SI.com has learned that Petty Enterprises two-car team will not return in 2009. The sole remaining organization from NASCAR's inaugural Cup season in 1949 will instead merge with fellow Dodge owner George Gillett. The No. 43 car once driven by "King" Richard in all but three of his 200 Sprint Cup victories will be added to the Gillett stable as a fourth car, while the No. 45 car once driven by second- and third-generation drivers Kyle and Adam Petty will cease to exist. Official word of the move is pending and could come as early as this evening.
No word on the future association with Petty Enterprises and Boston Ventures, although a source tells SI.com that Boston Ventures may maintain some involvement in the Richard Petty Driving Experience. Richard Petty's role in the new organization is also unclear, although the alcohol sponsorship of Kasey Kahne's Budweiser team could present a potential hurdle. The Pettys never supported alcohol sponsorship in their organization, refusing to run even the small NASCAR-sponsored decals mandated for every car in the field.
NASCAR has not been immune to the worldwide economic downturn, with over 500 jobs already lost due to mergers or teams closing up shop. This closure, however, marks the most high-profile organization to date that's been forced to change course for 2009.
Many of the sport's big-name drivers expressed sadness and surprise at the move.
"They're probably the biggest family name in NASCAR, so it's a huge change in our sport," Tony Stewart said in the midst of Champion's Week festivities in New York City. "It just shows you how delicate the economy is and how it's affecting racing. It makes you think it's not really a good time to be a new car owner in the series."
"It's really tough," added Jeff Burton. "It's sad ... if you look back on our sport, there are lots of teams and car owners that built this sport that aren't around anymore. That's scary."
But not everyone was convinced Petty's woes were purely economic. Despite a series-high 268 wins over 60 years of competition, the team is nine years removed from its last win and had just four top 5 finishes in the last seven seasons. Despite hiring household names like 2000 Cup champ Bobby Labonte and championship crew chief Robbie Loomis in recent years, no Petty car has been a threat for the Chase in all five years of its existence.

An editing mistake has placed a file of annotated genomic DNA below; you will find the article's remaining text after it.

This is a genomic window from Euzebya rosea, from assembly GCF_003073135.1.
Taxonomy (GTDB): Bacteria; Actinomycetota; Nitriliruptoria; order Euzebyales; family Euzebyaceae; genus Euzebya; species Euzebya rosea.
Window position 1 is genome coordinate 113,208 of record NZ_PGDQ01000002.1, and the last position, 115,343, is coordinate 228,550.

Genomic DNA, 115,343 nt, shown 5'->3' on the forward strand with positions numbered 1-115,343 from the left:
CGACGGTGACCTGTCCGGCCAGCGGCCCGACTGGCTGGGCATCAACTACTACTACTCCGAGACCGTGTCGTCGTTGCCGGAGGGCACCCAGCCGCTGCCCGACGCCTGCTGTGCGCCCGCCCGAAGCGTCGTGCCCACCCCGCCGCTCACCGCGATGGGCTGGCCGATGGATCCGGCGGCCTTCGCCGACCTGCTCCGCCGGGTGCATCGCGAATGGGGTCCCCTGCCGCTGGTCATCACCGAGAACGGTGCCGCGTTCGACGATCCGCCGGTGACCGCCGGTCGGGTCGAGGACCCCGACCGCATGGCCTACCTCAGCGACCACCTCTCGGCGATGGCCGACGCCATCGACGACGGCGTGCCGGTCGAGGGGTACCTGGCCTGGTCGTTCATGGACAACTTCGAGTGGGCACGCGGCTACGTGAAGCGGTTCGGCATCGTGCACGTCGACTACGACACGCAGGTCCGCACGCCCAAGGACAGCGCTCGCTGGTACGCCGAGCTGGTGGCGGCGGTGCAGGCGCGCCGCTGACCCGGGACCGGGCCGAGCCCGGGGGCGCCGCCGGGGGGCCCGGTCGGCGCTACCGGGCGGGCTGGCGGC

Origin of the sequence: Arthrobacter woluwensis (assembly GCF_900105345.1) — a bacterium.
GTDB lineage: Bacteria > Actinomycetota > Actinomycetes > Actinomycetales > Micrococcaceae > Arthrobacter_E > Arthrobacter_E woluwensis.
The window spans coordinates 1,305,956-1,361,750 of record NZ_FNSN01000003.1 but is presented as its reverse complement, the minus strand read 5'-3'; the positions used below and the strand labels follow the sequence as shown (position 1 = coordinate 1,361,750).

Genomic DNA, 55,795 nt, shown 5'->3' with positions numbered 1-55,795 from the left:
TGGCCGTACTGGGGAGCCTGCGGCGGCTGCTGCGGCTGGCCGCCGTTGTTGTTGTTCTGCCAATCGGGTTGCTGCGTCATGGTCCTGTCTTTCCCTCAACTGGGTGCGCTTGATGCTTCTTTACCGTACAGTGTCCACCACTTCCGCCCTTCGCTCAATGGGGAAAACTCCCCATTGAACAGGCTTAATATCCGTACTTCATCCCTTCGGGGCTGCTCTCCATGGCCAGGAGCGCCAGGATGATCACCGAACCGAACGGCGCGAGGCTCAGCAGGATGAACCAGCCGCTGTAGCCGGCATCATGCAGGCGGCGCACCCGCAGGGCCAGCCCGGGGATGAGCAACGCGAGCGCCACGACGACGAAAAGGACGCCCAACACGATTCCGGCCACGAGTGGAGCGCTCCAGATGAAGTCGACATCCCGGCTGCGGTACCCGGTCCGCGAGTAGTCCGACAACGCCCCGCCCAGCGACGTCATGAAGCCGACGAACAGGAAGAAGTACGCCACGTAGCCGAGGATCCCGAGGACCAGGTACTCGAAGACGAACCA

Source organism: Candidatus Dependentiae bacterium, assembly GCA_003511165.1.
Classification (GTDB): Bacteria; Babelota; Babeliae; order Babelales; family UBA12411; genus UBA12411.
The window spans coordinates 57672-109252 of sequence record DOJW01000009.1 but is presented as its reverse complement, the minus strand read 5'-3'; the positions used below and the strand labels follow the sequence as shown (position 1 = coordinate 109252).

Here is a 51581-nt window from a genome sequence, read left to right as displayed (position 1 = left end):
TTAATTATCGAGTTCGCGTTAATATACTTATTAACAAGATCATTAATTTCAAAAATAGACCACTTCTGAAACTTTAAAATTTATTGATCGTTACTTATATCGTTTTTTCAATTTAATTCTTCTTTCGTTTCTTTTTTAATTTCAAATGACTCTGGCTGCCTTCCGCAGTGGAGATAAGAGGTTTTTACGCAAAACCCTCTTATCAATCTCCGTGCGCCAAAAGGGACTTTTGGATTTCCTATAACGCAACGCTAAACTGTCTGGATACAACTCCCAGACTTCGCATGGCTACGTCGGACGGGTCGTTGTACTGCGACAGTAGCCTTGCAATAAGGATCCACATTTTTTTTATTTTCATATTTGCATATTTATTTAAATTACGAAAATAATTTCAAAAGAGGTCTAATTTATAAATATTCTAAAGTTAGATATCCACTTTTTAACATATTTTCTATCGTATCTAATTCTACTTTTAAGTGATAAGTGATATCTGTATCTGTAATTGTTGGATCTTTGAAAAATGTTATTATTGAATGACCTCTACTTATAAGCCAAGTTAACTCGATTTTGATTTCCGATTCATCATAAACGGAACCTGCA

"I think you see a lot of owners who don't keep up with the sport and keep up with the times," said Kevin Harvick. "And in my opinion, that's something that's happened more there than blaming it on the economy. That's the easy way out."
The team had taken some steps in recent years to step up its level of competition, moving from its longtime home in Level Cross to a shop in Concord, N.C., in 2008 -- just outside the racing hub of Charlotte. Then, in June the company announced investor Boston Ventures had purchased an undisclosed stake in the team, infusing some much-needed cash many thought would allow PE to survive the economic downturn.
Just this week, Petty CEO David Zucker had announced the team would run one full-time car in 2009 with a second car, part-time, for Chad McCumbee pending sponsorship. But there were other, more ominous signs of problems within the Petty camp. Kyle Petty was told not to return as a full-time driver in 2009, a sign of discord within an organization he was helping run just 12 months earlier. Instead, the team was hoping a turn to the youth of McCumbee combined with the veteran influence of Labonte -- who signed a contract extension through 2012 -- would be enough to guide the organization through its rebuilding efforts.
Unfortunately, it appears both time and money ran out.
"Once the ball starts rolling down, it's hard to stop it," Burton said, who found himself in a situation with Roush in 2004 where he lacked sponsorship. "Your funding gets less, the willingness of employees becomes less, it's hard to slow that down. Obviously, the Pettys weren't really able to slow that down.
"I really believe when they hired Bobby Labonte, Robbie Loomis, I think they took a step in the right direction. And I think they were rebuilding and getting stronger, but that's come at a time when there's no patience. The economic situation that we're in today, there's just going to be no patience for it. And that's a sad thing."